Denham Sadler
October 17, 2018

SafetyCulture nabs first talent visa

Skills

SafetyCulture nabs first talent visa

Luke Anear: Accessed the Global Talent Scheme for product manager skills

The first visa has been issued under the government’s new Global Talent Scheme, a quarter of the way into the 12-month pilot program.

Queensland-based tech scale-up SafetyCulture recently received a visa for a product manager from the US in what is believed to be the first issued under the new scheme.

But concerns still surround the startup stream of the scheme, with one immigration lawyer saying the current format is “absolutely nonsensical” and “is going to fail”.

The Global Talent Scheme was launched in July after being announced to placate a tech sector that had been left shocked and outraged after the axing of the popular 457 visa scheme.

The new scheme sits underneath the Temporary Skills Shortage visa, and is meant to be a way for tech companies to target “highly skilled and specialised workers” that can’t be found in Australia.

It is split into two streams, one for the established businesses and another for startup companies.

There had been concerns that the GTS had been “effectively halted” due to political turmoil in Canberra and ministerial reshuffles, with the trial scheme requiring ministerial sign-off for every stage.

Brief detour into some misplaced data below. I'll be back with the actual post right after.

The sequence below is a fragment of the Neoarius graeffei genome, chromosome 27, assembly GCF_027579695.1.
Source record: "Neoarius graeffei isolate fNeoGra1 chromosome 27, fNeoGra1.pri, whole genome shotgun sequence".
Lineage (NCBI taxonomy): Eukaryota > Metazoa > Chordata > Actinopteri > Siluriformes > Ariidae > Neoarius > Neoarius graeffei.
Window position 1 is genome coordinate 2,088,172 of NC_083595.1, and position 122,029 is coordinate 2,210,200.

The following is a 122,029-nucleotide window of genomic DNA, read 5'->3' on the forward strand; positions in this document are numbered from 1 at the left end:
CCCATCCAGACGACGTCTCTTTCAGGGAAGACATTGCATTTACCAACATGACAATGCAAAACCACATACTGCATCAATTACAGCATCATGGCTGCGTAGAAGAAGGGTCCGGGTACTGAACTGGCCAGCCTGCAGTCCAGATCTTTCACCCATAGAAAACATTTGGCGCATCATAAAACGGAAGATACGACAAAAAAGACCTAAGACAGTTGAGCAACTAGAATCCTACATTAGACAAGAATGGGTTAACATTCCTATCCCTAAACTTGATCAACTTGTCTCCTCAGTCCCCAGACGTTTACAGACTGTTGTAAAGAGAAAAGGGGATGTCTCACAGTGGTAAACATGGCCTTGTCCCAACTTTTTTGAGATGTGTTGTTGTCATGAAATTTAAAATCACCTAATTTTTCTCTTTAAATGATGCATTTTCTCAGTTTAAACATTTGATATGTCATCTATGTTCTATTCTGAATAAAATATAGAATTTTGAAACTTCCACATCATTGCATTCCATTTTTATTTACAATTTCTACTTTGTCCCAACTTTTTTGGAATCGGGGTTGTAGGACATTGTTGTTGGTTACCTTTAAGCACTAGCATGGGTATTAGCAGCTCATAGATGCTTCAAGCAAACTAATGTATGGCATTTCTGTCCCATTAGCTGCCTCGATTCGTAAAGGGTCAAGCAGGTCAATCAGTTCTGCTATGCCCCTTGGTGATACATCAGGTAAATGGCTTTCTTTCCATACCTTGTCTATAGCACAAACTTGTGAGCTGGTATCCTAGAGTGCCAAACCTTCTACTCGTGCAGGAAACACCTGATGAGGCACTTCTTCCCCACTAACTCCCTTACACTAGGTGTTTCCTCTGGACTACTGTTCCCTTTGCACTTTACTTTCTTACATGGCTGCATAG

But it appears there has been some movement lately, with the establish business side of the scheme at least getting off the ground.

SafetyCulture has been approved under the established business stream of the Global Talent Scheme, and has successfully been issued a visa for a product manager from the United States.

Following the approval, the company can now access to four-year visas for overseas product managers with a pathway to permanent residency after three years.

Techvisa registered migration agent Sam Bricknell worked with SafetyCulture on the application, and said it was a surprisingly smooth process that took about one month from start to finish.

“It was actually a lot smoother than I thought it was going to be. All I’d read previously was that it wasn’t the silver bullet that people thought it might be, it was a difficult process and it all seemed a bit disjointed. But it was fine,” Mr Bricknell told InnovationAus.com.

“The feedback from the team in immigration was quite good – they got back to us within a day or two. We got it through without any issues really."

"It means our client can sponsor specific job types for the next five years and offer four year visas with an avenue to permanent residence.”

Under the established business scheme, SafetyCulture had to prove that access to the GTS would “support job opportunities and skills transfer for Australians”, complete labour market testing, be in good standing with the regulators, be endorsed as a TSS-accredited sponsor and offer a position with an annual salary of at least $145,000.

If it hadn’t been approved under the GTS, SafetyCulture would have only been able to offer the US candidate a two year visa, with no option for permanent residency.

“That makes it difficult to attract people from the US who have good skills but have a family. They’re not going to relocate their family out to Australia with no permanent residency options. It’s now a bit more attractive for people to relocate a family out here,” Mr Bricknell said.